Figure 1.

PIM1 expression is increased following treatment with antiangiogenic agents in vivo. A, Mice harboring PC3 prostate cancer xenograft tumors were treated with vehicle, B20-4.1.1, or sunitinib. Serial sections from tumors were immunostained to measure hypoxia (hypoxyprobe; HP-1) and PIM1 (dashed lines delineate regions of hypoxia). B, Percent HP-1 and C, percent PIM1 positivity were determined by microscopy. D, PIM isoform expression in each cohort was assessed by immunoblotting. E, Mice injected with PC3/VEC or PC3/PIM1 cells were treated with vehicle, B20-4.1.1, or sunitinib, and tumor volume was measured over time. F, Percent tumor growth inhibition in PC3/VEC and PC3/PIM1 following treatment with sunitinib or B20. *, P < 0.05; n.s., not significant.

Figure 1.

PIM1 expression is increased following treatment with antiangiogenic agents in vivo. A, Mice harboring PC3 prostate cancer xenograft tumors were treated with vehicle, B20-4.1.1, or sunitinib. Serial sections from tumors were immunostained to measure hypoxia (hypoxyprobe; HP-1) and PIM1 (dashed lines delineate regions of hypoxia). B, Percent HP-1 and C, percent PIM1 positivity were determined by microscopy. D, PIM isoform expression in each cohort was assessed by immunoblotting. E, Mice injected with PC3/VEC or PC3/PIM1 cells were treated with vehicle, B20-4.1.1, or sunitinib, and tumor volume was measured over time. F, Percent tumor growth inhibition in PC3/VEC and PC3/PIM1 following treatment with sunitinib or B20. *, P < 0.05; n.s., not significant.

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Because PIM is upregulated in response to anti-VEGF therapies and known to enhance cancer cell survival in hypoxia (27), we tested whether PIM1 overexpression, which is a frequent event in many cancers, is sufficient to impart de novo resistance to antiangiogenic drugs. To test this theory, we generated prostate cancer cell lines stably expressing PIM1 and performed xenograft experiments to assess the ability of sunitinib and B20 to inhibit tumor growth and vasculature. One million PC3/VEC or PC3/PIM1 cells were implanted subcutaneously into the flanks of male NSG mice. Once tumors were established, the mice were treated with vehicle, sunitinib, or B20, and tumor volume was measured over time. Verifying previous reports, PIM1 overexpressing tumors grew significantly larger than control tumors (ref. 39; Fig. 1E). In PC3/VEC tumors, sunitinib and B20 significantly reduced tumor growth by 38% and 46%, respectively. In contrast, neither drug significantly reduced the volume of PC3/PIM1 tumors (Fig. 1F). Thus, PIM1 expression significantly reduced the growth-inhibitory effect of antiangiogenic agents in vivo. To assess whether PIM1 impacts the vascular response of tumors to sunitinib and B20, tumor tissues were stained with CD31 to measure angiogenesis. B20 and sunitinib significantly reduced microvessel density (MVD) in PC3/VEC tumors, whereas neither agent significantly decreased MVD in the PC3/PIM1 tumors (Supplementary Fig. S2). This result suggests that PIM1-expressing tumors are able to maintain functional vasculature during treatment with anti-VEGF therapies. Taken together, these data indicate that PIM levels are increased following treatment with B20 or sunitinib, and PIM1 expression impairs the ability of antiangiogenic agents to inhibit tumor vasculature formation and tumor growth.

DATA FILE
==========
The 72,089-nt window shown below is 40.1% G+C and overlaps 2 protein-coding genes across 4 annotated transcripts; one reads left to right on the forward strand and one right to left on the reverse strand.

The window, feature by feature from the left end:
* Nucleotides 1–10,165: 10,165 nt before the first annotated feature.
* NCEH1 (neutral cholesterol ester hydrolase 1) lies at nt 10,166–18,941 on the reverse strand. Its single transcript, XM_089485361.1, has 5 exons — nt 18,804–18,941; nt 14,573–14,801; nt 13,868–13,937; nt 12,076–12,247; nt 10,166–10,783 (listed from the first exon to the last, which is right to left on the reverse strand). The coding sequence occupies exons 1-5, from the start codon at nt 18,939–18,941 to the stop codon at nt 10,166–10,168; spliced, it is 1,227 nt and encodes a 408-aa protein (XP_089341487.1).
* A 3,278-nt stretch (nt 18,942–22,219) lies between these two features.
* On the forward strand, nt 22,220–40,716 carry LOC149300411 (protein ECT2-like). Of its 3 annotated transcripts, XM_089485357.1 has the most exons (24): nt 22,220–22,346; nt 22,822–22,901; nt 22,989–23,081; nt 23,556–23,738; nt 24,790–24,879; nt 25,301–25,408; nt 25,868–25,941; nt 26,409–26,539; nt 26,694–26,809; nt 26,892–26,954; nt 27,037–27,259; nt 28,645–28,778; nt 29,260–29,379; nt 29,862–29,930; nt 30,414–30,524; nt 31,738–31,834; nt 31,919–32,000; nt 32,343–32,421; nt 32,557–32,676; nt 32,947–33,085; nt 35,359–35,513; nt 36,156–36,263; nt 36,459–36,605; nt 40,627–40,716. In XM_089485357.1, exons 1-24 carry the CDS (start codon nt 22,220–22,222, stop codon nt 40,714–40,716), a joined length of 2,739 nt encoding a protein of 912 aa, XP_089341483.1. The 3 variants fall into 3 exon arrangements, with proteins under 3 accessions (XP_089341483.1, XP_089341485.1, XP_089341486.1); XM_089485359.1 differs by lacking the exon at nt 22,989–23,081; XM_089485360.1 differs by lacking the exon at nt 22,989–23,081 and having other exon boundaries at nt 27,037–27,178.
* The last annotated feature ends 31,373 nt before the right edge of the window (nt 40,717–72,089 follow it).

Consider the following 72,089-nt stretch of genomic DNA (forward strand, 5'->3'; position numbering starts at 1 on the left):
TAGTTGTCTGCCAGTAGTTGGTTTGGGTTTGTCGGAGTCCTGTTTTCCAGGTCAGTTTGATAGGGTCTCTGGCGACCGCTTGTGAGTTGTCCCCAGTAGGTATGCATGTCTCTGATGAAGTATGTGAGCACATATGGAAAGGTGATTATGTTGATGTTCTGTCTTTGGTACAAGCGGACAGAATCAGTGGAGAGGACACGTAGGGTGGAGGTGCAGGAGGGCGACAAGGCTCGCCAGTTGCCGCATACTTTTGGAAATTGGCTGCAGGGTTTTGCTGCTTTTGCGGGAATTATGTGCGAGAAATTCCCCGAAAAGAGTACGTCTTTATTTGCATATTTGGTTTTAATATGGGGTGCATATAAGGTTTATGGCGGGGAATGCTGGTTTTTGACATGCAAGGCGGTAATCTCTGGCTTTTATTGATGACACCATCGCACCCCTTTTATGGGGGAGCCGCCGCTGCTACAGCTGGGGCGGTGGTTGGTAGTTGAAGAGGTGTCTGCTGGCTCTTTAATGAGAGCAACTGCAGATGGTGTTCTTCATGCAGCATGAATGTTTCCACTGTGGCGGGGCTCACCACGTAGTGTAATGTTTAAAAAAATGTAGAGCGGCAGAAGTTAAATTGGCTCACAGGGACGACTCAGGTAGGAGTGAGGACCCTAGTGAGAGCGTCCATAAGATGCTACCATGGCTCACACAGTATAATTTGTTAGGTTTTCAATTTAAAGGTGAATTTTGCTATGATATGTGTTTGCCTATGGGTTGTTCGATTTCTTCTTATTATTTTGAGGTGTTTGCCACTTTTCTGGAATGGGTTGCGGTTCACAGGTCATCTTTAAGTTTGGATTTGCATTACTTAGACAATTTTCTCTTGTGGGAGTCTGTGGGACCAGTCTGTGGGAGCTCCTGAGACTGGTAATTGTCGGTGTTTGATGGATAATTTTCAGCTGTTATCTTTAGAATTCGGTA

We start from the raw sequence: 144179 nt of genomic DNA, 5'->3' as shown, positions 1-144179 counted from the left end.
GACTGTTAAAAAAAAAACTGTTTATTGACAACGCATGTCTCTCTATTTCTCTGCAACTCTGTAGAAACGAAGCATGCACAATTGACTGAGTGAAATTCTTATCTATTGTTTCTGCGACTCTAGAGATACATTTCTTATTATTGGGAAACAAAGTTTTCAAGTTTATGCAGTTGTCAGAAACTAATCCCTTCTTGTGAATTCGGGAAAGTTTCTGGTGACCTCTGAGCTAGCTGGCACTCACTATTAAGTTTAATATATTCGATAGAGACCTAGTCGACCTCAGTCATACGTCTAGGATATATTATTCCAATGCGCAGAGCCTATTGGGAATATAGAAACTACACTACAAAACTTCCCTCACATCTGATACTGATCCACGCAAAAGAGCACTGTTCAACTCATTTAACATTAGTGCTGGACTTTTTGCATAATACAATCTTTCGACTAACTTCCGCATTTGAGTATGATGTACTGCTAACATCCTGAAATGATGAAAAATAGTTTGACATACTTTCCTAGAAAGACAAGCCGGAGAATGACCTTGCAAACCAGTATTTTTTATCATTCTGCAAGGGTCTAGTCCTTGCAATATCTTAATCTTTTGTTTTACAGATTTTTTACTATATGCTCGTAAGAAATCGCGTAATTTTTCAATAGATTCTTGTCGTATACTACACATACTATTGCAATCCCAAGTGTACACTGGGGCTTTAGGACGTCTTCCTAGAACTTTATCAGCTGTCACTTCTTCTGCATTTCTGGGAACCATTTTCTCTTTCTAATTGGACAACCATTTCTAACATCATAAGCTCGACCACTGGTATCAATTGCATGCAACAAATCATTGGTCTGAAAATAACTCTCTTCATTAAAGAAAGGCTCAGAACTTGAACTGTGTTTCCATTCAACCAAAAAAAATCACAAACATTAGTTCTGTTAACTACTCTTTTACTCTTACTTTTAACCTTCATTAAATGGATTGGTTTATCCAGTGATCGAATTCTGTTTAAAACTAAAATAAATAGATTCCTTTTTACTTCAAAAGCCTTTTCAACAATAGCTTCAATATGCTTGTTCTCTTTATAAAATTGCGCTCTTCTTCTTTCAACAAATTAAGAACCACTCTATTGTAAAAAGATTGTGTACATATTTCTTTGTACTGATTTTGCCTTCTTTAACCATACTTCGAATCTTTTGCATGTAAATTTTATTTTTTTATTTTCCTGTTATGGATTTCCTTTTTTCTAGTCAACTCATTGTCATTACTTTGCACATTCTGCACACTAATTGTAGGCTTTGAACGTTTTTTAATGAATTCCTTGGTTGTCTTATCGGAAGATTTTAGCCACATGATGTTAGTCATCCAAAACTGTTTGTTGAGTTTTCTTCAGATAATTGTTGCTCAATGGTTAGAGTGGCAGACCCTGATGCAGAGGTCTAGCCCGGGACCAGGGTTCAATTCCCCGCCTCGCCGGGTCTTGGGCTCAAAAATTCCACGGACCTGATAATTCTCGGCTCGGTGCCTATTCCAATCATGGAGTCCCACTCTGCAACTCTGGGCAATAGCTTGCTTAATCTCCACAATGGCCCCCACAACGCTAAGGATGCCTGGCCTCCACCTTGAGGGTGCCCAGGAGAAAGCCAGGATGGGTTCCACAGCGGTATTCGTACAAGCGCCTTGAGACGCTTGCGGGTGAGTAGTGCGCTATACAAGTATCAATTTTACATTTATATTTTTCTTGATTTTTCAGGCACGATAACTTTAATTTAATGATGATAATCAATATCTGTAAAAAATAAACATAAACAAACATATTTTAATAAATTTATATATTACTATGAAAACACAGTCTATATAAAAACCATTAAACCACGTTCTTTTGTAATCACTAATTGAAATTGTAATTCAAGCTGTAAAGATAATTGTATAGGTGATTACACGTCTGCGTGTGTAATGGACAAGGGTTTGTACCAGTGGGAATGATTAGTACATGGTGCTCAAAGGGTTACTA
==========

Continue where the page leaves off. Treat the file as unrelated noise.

Combining PIM and VEGF inhibitors yields synergistic antitumor activity